Besides, at least the voters RATE their feeling about the so-called quote when they vote. AND, their voting technique says NOTHING about their source of information or their studies involved or the intensity of their studies about a quote.

      And you are worried about the "scientific method" when talking about crap like RELIGION?

    4. I would prefer they were not biblical scholars. Let them be English professors. Let them analyze the writing and content, not the religious tenents.

    5. Anonymous1:34 PM

      For anonymous 10:40 who wrote: Their findings are arrived at without recourse to anything remotely resembling the scientific method but rather by voting.

      Do you mean like the voting that led to the 'virgin birth', mary's ascension into heaven and who knows how many other parts of various Christian creeds?

  3. Anonymous3:13 AM

    This is if you beleive there was even a historical jesus.
    Which there wasn't.

    1. Leland7:43 AM

      Which adds even more weight to their arguments in my book!

  4. Anonymous3:46 AM

    Actually since he wrote none of the books and many of them were not even written by who they are named after I would argue it is quite likely that he never said anything that has been attributed to his authorship.....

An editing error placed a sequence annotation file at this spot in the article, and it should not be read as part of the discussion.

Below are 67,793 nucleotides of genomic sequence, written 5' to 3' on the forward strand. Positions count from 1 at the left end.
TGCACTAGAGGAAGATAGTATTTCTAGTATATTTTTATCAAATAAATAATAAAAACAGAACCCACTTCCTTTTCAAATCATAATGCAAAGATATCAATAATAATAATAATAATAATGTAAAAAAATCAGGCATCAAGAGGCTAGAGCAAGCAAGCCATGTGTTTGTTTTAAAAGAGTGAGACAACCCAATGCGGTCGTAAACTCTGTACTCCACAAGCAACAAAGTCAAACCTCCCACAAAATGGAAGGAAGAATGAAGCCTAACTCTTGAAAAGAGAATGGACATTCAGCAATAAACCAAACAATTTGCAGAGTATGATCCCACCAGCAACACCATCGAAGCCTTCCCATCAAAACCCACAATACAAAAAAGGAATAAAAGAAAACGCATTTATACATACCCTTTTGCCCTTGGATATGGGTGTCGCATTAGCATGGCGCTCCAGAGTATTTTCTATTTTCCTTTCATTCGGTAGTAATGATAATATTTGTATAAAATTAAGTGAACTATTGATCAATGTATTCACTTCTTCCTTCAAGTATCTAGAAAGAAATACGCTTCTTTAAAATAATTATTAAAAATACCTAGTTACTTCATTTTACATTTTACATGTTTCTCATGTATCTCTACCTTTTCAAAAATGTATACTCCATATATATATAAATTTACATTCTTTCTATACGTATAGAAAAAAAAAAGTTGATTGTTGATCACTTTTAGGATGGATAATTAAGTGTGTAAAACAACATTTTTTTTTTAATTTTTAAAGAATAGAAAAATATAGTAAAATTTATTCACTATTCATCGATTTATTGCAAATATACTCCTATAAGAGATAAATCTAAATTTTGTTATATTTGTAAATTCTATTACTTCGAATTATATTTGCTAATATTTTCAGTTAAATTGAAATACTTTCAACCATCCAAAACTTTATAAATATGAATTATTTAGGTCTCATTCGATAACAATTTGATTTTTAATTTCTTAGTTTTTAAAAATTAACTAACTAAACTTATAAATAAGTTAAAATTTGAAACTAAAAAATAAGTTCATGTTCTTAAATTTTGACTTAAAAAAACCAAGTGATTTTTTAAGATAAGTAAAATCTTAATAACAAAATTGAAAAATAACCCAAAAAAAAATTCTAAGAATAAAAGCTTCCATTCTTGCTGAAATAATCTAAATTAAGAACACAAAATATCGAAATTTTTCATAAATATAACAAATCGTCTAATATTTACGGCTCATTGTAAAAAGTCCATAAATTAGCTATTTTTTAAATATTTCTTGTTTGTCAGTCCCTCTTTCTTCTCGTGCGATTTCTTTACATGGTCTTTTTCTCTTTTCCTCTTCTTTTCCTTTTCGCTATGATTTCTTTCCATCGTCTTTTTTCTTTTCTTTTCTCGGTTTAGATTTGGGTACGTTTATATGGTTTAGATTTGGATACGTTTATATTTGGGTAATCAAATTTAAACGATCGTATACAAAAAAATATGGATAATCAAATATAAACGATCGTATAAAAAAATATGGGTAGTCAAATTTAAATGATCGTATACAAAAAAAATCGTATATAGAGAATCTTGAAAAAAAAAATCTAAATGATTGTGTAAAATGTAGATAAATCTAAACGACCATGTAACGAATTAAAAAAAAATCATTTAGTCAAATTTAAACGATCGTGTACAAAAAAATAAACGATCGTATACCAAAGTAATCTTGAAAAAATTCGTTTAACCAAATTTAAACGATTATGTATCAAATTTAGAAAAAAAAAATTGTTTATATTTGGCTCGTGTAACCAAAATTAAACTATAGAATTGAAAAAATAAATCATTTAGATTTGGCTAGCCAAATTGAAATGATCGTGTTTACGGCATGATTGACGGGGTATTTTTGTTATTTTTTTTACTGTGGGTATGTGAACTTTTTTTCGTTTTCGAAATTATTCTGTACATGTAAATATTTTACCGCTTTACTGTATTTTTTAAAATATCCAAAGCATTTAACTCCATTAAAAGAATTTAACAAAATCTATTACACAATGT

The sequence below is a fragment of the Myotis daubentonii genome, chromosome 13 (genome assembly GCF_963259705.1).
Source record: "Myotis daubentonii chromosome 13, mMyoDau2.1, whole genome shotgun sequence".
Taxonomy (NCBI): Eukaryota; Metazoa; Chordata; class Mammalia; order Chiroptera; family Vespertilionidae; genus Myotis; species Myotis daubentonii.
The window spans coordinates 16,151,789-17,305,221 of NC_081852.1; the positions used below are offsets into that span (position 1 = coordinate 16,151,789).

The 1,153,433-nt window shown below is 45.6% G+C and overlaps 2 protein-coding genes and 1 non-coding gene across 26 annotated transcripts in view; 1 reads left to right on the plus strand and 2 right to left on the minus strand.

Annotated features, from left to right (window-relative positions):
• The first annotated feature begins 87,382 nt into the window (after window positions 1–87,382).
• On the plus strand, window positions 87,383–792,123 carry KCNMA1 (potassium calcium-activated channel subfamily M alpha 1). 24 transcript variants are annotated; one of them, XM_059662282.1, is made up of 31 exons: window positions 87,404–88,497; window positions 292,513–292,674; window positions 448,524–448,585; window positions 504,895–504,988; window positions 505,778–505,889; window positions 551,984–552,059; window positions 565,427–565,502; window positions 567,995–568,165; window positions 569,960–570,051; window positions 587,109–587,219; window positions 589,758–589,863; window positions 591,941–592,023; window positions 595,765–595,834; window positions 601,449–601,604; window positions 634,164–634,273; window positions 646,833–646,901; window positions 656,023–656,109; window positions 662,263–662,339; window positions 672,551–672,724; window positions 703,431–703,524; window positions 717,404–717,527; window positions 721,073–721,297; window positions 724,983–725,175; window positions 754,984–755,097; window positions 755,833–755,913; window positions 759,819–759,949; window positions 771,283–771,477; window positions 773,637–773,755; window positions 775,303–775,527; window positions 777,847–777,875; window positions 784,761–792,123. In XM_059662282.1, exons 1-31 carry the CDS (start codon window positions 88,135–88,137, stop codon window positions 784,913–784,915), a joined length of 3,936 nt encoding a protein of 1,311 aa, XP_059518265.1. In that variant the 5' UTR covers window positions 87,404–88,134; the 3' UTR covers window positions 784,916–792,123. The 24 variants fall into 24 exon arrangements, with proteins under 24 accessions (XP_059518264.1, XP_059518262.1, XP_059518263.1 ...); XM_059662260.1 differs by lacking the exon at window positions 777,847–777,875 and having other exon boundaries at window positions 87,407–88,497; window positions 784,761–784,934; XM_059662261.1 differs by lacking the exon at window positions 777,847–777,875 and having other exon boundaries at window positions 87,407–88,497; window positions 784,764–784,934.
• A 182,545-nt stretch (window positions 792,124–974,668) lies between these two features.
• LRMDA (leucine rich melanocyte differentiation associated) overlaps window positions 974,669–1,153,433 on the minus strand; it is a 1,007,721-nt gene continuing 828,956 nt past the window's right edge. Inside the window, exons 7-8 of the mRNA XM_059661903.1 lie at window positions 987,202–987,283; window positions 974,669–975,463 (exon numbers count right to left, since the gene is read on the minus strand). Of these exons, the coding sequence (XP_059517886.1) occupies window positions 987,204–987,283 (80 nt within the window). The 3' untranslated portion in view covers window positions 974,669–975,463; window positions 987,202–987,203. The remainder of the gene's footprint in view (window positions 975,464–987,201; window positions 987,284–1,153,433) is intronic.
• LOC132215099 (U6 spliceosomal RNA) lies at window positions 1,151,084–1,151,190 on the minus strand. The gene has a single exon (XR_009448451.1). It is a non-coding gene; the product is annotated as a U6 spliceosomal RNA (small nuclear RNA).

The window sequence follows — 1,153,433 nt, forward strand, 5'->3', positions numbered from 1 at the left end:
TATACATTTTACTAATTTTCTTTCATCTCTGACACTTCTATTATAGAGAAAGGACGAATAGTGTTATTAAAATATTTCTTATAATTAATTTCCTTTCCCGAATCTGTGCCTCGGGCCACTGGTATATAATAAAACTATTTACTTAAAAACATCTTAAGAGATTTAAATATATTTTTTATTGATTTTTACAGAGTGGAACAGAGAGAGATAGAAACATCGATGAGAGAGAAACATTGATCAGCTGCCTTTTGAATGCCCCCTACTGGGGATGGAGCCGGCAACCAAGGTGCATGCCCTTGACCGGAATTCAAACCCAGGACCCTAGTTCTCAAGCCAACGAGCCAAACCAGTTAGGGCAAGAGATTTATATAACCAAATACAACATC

5. Anonymous4:20 AM

    Like that was hard science.

  6. fromthediagonal4:28 AM

    Why would those findings surprise anyone who has a half-way functioning brain? Never mind...

    Now a fashion question about the picture above: Is the guy in the picture wearing a T-Shirt and does it have one of his sayings printed on it?
    Inquiring minds want to know!

  7. Anonymous4:54 AM

    This is why I have been arguing for YEARS that modern day Christians should actually be called Paulists, because most of current doctrine can be attributed to Paul--the erstwhile Jewish Roman citizen Saul who never knew Jesus, actually persecuted adherents of the new cult, and was probably gay (not that there's anything wrong with that, especially in the ancient world).